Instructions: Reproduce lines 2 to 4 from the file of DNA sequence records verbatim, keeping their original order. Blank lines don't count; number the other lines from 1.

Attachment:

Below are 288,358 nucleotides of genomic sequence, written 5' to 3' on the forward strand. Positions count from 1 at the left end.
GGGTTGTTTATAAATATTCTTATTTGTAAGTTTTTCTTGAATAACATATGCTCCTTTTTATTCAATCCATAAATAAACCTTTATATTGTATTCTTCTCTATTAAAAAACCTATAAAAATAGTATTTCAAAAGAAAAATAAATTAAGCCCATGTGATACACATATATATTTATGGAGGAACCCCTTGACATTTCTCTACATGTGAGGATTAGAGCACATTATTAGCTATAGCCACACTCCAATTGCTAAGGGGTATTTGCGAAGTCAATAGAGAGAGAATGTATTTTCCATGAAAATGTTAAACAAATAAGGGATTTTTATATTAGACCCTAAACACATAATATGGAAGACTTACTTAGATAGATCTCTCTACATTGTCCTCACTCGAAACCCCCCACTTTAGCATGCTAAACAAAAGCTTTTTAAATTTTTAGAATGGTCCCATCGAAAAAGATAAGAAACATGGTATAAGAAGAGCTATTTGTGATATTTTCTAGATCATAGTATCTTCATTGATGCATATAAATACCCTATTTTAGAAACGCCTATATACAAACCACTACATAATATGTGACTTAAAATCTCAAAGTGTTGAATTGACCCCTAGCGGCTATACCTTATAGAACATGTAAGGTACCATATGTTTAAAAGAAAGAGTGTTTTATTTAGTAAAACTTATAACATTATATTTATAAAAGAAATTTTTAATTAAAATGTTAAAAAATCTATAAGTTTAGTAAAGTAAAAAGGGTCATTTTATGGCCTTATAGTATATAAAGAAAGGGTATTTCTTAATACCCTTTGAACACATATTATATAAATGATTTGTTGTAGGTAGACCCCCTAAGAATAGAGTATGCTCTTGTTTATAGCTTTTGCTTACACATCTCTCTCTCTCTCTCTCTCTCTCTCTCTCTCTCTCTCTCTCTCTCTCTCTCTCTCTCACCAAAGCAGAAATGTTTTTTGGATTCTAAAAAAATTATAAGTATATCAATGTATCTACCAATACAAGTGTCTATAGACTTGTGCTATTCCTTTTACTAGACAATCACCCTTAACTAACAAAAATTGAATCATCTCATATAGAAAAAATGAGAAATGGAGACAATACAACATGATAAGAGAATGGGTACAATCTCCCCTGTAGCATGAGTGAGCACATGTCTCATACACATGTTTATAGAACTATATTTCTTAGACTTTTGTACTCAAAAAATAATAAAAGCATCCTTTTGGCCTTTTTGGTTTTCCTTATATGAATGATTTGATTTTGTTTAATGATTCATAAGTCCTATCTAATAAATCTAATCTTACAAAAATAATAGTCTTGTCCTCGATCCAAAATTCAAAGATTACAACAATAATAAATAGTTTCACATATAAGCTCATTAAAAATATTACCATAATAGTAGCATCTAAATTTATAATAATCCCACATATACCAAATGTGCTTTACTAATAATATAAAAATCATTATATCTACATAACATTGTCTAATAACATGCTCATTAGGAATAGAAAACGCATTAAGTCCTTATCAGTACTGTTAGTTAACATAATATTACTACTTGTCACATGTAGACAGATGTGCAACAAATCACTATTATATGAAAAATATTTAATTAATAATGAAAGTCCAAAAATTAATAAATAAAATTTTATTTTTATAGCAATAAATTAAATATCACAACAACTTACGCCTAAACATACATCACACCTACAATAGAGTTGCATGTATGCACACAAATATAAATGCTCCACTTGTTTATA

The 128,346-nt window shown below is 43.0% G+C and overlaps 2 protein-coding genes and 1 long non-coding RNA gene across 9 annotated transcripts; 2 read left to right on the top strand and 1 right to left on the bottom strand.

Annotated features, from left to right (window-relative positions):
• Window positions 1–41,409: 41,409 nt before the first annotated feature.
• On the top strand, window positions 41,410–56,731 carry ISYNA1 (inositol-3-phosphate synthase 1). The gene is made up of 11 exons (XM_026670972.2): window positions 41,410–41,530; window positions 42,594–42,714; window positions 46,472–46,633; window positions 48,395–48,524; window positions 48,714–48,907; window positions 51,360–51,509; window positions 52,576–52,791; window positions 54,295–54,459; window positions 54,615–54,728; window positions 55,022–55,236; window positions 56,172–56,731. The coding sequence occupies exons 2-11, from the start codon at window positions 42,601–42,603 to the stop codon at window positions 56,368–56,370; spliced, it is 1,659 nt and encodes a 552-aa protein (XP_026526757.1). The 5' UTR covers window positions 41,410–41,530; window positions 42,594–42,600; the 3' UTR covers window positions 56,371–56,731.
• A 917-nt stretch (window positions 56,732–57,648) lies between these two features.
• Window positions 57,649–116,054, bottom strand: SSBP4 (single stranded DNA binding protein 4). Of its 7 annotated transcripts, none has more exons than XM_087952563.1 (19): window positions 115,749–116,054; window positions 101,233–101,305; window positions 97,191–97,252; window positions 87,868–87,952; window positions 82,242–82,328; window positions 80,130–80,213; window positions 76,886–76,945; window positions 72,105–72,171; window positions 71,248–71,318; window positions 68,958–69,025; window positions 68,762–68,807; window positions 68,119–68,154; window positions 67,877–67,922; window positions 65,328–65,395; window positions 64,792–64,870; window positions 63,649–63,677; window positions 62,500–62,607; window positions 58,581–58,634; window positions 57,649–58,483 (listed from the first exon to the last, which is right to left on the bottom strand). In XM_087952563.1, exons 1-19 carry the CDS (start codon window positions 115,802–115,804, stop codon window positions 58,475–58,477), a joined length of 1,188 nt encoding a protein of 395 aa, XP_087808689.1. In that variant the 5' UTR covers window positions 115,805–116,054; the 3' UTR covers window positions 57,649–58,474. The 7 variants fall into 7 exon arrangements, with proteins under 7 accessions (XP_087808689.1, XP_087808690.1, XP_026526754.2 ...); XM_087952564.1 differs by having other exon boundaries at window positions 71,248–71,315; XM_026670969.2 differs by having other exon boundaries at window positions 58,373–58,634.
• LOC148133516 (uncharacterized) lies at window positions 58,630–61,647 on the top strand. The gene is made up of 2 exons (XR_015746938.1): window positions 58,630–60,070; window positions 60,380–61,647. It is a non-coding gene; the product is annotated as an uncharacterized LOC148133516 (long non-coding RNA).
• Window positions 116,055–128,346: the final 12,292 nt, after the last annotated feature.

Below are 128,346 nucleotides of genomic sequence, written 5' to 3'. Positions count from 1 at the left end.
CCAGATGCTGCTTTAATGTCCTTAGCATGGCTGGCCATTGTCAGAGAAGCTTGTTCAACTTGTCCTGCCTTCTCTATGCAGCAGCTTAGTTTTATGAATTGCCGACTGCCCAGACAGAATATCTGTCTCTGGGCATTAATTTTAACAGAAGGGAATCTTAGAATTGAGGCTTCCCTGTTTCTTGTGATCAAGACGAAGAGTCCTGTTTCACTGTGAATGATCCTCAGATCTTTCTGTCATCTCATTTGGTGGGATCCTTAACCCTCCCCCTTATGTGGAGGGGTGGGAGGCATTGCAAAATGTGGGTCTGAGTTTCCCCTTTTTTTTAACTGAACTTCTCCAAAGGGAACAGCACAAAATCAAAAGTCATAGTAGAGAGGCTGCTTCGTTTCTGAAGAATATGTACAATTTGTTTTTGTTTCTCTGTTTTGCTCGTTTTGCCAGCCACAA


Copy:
GGGTTGTTTATAAATATTCTTATTTGTAAGTTTTTCTTGAATAACATATGCTCCTTTTTATTCAATCCATAAATAAACCTTTATATTGTATTCTTCTCTATTAAAAAACCTATAAAAATAGTATTTCAAAAGAAAAATAAATTAAGCCCATGTGATACACATATATATTTATGGAGGAACCCCTTGACATTTCTCTACATGTGAGGATTAGAGCACATTATTAGCTATAGCCACACTCCAATTGCTAAGGGGTATTTGCGAAGTCAATAGAGAGAGAATGTATTTTCCATGAAAATGTTAAACAAATAAGGGATTTTTATATTAGACCCTAAACACATAATATGGAAGACTTACTTAGATAGATCTCTCTACATTGTCCTCACTCGAAACCCCCCACTTTAGCATGCTAAACAAAAGCTTTTTAAATTTTTAGAATGGTCCCATCGAAAAAGATAAGAAACATGGTATAAGAAGAGCTATTTGTGATATTTTCTAGATCATAGTATCTTCATTGATGCATATAAATACCCTATTTTAGAAACGCCTATATACAAACCACTACATAATATGTGACTTAAAATCTCAAAGTGTTGAATTGACCCCTAGCGGCTATACCTTATAGAACATGTAAGGTACCATATGTTTAAAAGAAAGAGTGTTTTATTTAGTAAAACTTATAACATTATATTTATAAAAGAAATTTTTAATTAAAATGTTAAAAAATCTATAAGTTTAGTAAAGTAAAAAGGGTCATTTTATGGCCTTATAGTATATAAAGAAAGGGTATTTCTTAATACCCTTTGAACACATATTATATAAATGATTTGTTGTAGGTAGACCCCCTAAGAATAGAGTATGCTCTTGTTTATAGCTTTTGCTTACACATCTCTCTCTCTCTCTCTCTCTCTCTCTCTCTCTCTCTCTCTCTCTCTCTCTCTCTCTCACCAAAGCAGAAATGTTTTTTGGATTCTAAAAAAATTATAAGTATATCAATGTATCTACCAATACAAGTGTCTATAGACTTGTGCTATTCCTTTTACTAGACAATCACCCTTAACTAACAAAAATTGAATCATCTCATATAGAAAAAATGAGAAATGGAGACAATACAACATGATAAGAGAATGGGTACAATCTCCCCTGTAGCATGAGTGAGCACATGTCTCATACACATGTTTATAGAACTATATTTCTTAGACTTTTGTACTCAAAAAATAATAAAAGCATCCTTTTGGCCTTTTTGGTTTTCCTTATATGAATGATTTGATTTTGTTTAATGATTCATAAGTCCTATCTAATAAATCTAATCTTACAAAAATAATAGTCTTGTCCTCGATCCAAAATTCAAAGATTACAACAATAATAAATAGTTTCACATATAAGCTCATTAAAAATATTACCATAATAGTAGCATCTAAATTTATAATAATCCCACATATACCAAATGTGCTTTACTAATAATATAAAAATCATTATATCTACATAACATTGTCTAATAACATGCTCATTAGGAATAGAAAACGCATTAAGTCCTTATCAGTACTGTTAGTTAACATAATATTACTACTTGTCACATGTAGACAGATGTGCAACAAATCACTATTATATGAAAAATATTTAATTAATAATGAAAGTCCAAAAATTAATAAATAAAATTTTATTTTTATAGCAATAAATTAAATATCACAACAACTTACGCCTAAACATACATCACACCTACAATAGAGTTGCATGTATGCACACAAATATAAATGCTCCACTTGTTTATA

The 128,346-nt window shown below is 43.0% G+C and overlaps 2 protein-coding genes and 1 long non-coding RNA gene across 9 annotated transcripts; 2 read left to right on the top strand and 1 right to left on the bottom strand.

Annotated features, from left to right (window-relative positions):